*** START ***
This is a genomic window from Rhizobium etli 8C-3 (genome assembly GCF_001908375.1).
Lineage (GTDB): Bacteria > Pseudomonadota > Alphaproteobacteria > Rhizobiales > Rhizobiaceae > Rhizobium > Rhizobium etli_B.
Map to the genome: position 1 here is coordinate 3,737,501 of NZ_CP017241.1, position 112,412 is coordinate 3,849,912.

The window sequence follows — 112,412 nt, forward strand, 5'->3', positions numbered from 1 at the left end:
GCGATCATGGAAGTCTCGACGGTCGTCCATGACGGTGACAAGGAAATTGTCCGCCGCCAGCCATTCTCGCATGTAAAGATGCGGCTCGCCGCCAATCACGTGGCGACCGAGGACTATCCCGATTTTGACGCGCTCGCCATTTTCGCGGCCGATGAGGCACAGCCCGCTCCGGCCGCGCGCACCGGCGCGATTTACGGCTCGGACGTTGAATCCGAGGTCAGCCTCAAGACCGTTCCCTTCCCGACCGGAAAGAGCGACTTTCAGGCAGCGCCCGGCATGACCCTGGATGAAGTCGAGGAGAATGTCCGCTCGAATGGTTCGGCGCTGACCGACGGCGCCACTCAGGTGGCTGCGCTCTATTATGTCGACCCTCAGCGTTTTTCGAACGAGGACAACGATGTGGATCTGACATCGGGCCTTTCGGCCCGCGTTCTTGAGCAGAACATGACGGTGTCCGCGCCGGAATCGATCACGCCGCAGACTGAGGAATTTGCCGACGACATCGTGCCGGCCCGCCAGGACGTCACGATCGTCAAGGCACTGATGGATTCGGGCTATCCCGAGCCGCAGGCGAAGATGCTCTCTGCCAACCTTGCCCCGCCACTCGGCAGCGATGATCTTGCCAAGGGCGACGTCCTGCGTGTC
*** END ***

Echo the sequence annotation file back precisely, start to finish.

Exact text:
This is a genomic window from Rhizobium etli 8C-3 (genome assembly GCF_001908375.1).
Lineage (GTDB): Bacteria > Pseudomonadota > Alphaproteobacteria > Rhizobiales > Rhizobiaceae > Rhizobium > Rhizobium etli_B.
Map to the genome: position 1 here is coordinate 3,737,501 of NZ_CP017241.1, position 112,412 is coordinate 3,849,912.

The window sequence follows — 112,412 nt, forward strand, 5'->3', positions numbered from 1 at the left end:
GCGATCATGGAAGTCTCGACGGTCGTCCATGACGGTGACAAGGAAATTGTCCGCCGCCAGCCATTCTCGCATGTAAAGATGCGGCTCGCCGCCAATCACGTGGCGACCGAGGACTATCCCGATTTTGACGCGCTCGCCATTTTCGCGGCCGATGAGGCACAGCCCGCTCCGGCCGCGCGCACCGGCGCGATTTACGGCTCGGACGTTGAATCCGAGGTCAGCCTCAAGACCGTTCCCTTCCCGACCGGAAAGAGCGACTTTCAGGCAGCGCCCGGCATGACCCTGGATGAAGTCGAGGAGAATGTCCGCTCGAATGGTTCGGCGCTGACCGACGGCGCCACTCAGGTGGCTGCGCTCTATTATGTCGACCCTCAGCGTTTTTCGAACGAGGACAACGATGTGGATCTGACATCGGGCCTTTCGGCCCGCGTTCTTGAGCAGAACATGACGGTGTCCGCGCCGGAATCGATCACGCCGCAGACTGAGGAATTTGCCGACGACATCGTGCCGGCCCGCCAGGACGTCACGATCGTCAAGGCACTGATGGATTCGGGCTATCCCGAGCCGCAGGCGAAGATGCTCTCTGCCAACCTTGCCCCGCCACTCGGCAGCGATGATCTTGCCAAGGGCGACGTCCTGCGTGTC